Universities keep telling us they’re committed to freedom of speech. But once the politically correct people start howling about the wrong sort of speakers, administrators usually fall in line and find a way to cancel or discourage the talks.
This happened to me Saturday at Columbia University, along with
conservative author Dinesh D’Souza and six other speakers. We were invited to talk at the Faculty House by Accuracy in Academia, an offshoot of the conservative media watchdog group Accuracy in
Media. We ended up off-campus, speaking to a tiny crowd on a
sidewalk, surrounded by cops and protesters.
Our speeches were scheduled to follow a Friday night talk by Ward
Connerly. He was the leader of the successful referendums against
racial and gender preferences in California and Washington State, so the campus thought police were naturally angry. Letters to the
Columbia Daily Spectator warned darkly that the "racists" were
Connerly’s speech and the whole two-day event had been scheduled since August, and Accuracy in Academia had paid a high fee for use of the hall. Seven hours before Connerly’s speech, Columbia decided the group had to pay an extra $3,100, immediately, for beefed-up security.
Late charges like this are a conventional way of stopping incorrect
speech, but someone produced a credit card and the surprise fee was paid.
A crowd of 250 protesters showed up at Faculty House denouncing
Connerly as a bigot and an Uncle Tom. One demonstrator shouted,
"Let’s force our way in," or words to that effect. Nobody tried, but the
protester’s shout became the source of a lot of official concerns about safety for the next day’s speakers and their audience.
These safety concerns ended up pushing the Saturday speakers off campus.
University officials said they had no idea that Accuracy in Academia
had invited college students from around the New York area. What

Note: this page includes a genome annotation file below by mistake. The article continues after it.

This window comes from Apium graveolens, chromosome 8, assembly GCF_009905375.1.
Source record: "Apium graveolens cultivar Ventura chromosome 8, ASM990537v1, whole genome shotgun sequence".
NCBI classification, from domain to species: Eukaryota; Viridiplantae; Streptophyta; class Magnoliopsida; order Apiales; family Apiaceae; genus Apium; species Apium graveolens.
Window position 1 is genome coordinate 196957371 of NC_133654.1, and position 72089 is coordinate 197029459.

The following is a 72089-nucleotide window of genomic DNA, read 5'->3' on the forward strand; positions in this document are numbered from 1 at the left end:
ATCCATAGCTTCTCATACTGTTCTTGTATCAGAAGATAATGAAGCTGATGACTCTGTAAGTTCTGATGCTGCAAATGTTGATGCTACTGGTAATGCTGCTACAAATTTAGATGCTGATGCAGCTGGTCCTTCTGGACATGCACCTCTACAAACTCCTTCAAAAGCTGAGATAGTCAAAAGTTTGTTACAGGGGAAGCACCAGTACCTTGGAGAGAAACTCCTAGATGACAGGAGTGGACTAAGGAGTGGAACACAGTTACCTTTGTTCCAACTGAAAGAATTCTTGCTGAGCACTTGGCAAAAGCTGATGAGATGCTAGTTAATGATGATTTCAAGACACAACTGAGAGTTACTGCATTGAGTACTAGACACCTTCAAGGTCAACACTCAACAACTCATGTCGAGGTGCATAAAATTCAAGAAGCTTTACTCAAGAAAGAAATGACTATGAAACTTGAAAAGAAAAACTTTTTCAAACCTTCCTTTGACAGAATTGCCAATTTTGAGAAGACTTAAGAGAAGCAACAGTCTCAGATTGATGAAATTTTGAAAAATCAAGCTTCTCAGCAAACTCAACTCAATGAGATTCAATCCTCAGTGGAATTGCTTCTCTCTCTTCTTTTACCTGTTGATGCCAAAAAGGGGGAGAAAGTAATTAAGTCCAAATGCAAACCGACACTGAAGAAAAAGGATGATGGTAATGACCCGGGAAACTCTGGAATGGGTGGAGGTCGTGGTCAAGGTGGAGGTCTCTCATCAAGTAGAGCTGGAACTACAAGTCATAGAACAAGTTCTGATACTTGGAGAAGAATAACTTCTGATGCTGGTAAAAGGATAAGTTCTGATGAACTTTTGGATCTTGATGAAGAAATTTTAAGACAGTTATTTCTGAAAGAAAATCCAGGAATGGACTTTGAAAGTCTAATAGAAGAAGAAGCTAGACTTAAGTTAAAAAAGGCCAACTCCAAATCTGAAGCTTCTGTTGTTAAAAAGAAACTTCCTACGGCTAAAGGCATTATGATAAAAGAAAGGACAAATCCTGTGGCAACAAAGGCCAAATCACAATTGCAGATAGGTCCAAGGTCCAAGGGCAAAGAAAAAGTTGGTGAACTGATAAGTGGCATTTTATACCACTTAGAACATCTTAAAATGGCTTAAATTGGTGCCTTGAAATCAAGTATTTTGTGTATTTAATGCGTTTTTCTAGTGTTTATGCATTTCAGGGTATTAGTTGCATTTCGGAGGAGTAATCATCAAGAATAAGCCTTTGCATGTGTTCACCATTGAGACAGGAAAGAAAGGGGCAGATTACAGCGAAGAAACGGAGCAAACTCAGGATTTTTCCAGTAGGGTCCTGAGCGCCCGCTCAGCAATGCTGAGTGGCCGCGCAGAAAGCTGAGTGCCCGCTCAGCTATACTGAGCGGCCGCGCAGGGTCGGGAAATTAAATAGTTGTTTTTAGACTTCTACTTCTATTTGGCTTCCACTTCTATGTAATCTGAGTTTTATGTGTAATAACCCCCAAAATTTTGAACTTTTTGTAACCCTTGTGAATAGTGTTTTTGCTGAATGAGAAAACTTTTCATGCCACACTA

would happen if 700 or 800 people, perhaps many of them disruptive, showed up to fill a 200-person hall? A hand-wringing session was held at the home of Columbia’s president, George Rupp.
Did the university decide to move the event to a larger hall or give the speakers a bullhorn and let them speak to a standing crowd in
Columbia’s enormous quadrangle? No. That would have made sense. Instead, Columbia decided to cut the crowd at Faculty House down to size by banning everyone who didn’t have Columbia ID.
Unsurprisingly, Accuracy in Academic’s leaders said, "No thanks." It
would have meant stiffing all non-Columbia invitees, perhaps two thirds of the crowd. The leaders concluded they were being
manipulated by an unprincipled administration, and so they moved the talks to a sidewalk off campus as a protest.
The demonstrators understood a form of censorship had been imposed. That’s why they chanted lines that included "Ha, ha, you’re outside," and carried signs that said, "Access denied — we win."
As it happens, my speech was going to be about the lack of free
expression on the modern politically correct campus — how colleges use speech codes, conduct codes and sexual-harassment rules to intimidate and silence dissenters. It didn’t need many changes to fit Columbia’s conduct. I said that the crowd was witnessing a sophisticated version of the heckler’s veto.
If I’m wrong about this, and if Columbia and its president turn out to
believe in free speech after all, they can show it by making sure that
Accuracy in Academia is invited back on campus, minus the rule
changes, the extra fee and the heckler’s veto.
Schools: Columbia University